Public Colleges Are Getting More Expensive, and Here’s Why
If it seem like tuition costs are out of control, it’s not your imagination. Higher education is expensive, even at a public institution, where the average tuition and fees averaged about $14,300 during the 2011-2 academic year. Meanwhile, the median household income in the US was approximately $50,500 for 2011. Do you know anyone who could afford to part with 28 percent of their family income, even for a good investment like education?
(Photo Credit: Tax Credits/Flickr)
Increasingly, the burden of educational costs falls on the students and their families, not on the state. Jordan Weissmann at Slate points out that taxpayers in some parts of the country pay less than 15 percent of educational costs at public colleges and universities.
It wasn’t always this way.
“In the 1980s, student tuition covered less than a quarter of so-called ‘educational revenue,’ which is essentially the money colleges have available to spend on basic operating expenses, like teaching and administration,” Weissmann writes. “The rest came from government appropriations. Today, students cover almost half the cost of their own educations, on average.”
No wonder that many parents and students — and President Obama — are concentrating on the return on investment students will get out of their degrees. When your college education costs this much, you better be sure you get a job that will help you pay those student loans.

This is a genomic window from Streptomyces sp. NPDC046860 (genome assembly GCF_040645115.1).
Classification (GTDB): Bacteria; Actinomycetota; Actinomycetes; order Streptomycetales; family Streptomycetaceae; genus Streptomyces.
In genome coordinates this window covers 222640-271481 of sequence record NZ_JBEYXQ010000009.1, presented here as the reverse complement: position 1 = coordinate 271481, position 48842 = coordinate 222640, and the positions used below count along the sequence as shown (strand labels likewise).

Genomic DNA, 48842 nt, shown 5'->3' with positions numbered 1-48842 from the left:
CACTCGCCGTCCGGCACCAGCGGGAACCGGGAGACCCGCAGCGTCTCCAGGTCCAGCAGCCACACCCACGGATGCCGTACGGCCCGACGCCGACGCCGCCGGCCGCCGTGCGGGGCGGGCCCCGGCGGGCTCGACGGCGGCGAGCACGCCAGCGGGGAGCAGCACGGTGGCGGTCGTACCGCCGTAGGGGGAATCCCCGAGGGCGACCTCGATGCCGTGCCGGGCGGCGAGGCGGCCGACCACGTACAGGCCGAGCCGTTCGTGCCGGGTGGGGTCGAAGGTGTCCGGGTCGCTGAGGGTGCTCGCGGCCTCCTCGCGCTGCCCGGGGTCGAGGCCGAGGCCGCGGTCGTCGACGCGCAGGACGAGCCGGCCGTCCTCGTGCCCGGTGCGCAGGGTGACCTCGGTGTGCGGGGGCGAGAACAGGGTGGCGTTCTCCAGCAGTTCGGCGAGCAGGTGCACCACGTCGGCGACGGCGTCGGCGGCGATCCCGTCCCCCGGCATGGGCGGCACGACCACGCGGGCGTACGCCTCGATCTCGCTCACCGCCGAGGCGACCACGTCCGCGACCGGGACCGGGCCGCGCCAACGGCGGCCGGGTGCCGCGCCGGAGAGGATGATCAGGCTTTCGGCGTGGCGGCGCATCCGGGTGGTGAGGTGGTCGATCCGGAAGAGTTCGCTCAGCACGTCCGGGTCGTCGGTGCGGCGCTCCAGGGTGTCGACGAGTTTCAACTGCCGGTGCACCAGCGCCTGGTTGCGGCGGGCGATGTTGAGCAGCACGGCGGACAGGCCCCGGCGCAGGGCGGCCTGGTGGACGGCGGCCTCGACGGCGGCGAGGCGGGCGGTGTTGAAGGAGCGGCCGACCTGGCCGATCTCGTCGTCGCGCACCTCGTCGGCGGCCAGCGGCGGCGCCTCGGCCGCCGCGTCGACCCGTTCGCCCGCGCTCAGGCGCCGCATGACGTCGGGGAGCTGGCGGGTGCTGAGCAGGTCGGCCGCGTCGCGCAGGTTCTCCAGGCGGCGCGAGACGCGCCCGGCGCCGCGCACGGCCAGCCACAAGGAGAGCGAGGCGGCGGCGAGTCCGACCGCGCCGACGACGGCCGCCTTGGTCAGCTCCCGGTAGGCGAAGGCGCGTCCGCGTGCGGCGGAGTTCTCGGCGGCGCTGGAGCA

That might sound perfectly reasonable, in a sense: if students stand to benefit from investing in their education, why shouldn’t they front the money for it? But 35 percent of loan-carrying graduates under the age of 30 are “seriously delinquent” in their payments, meaning that they haven’t made a payment in 90 days or more. With many jobs requiring not only bachelor’s degrees but graduate-level work, it’s hard to begrudge students a shot at a better life. Should they have to gamble on their credit and career with no help from the state?
Then there’s the fact that, dollar for dollar, education is one of the best investments a government can make in its country. Historian Milton Greenberg estimated that the original GI Bill returned $7 for every $1 invested, producing 450,000 engineers, 240,000 accountants, 238,000 teachers, among other important occupations. One study found that 2.2 million World War II veterans attended college as a result of GI Bill funding, while another 5.6 million engaged in vocational training.
We hear a lot about the skills gap, and America’s need for educated workers who can fill it. What better way to help them — and the country — than to make sure students don’t foot the entirety of their bills themselves?
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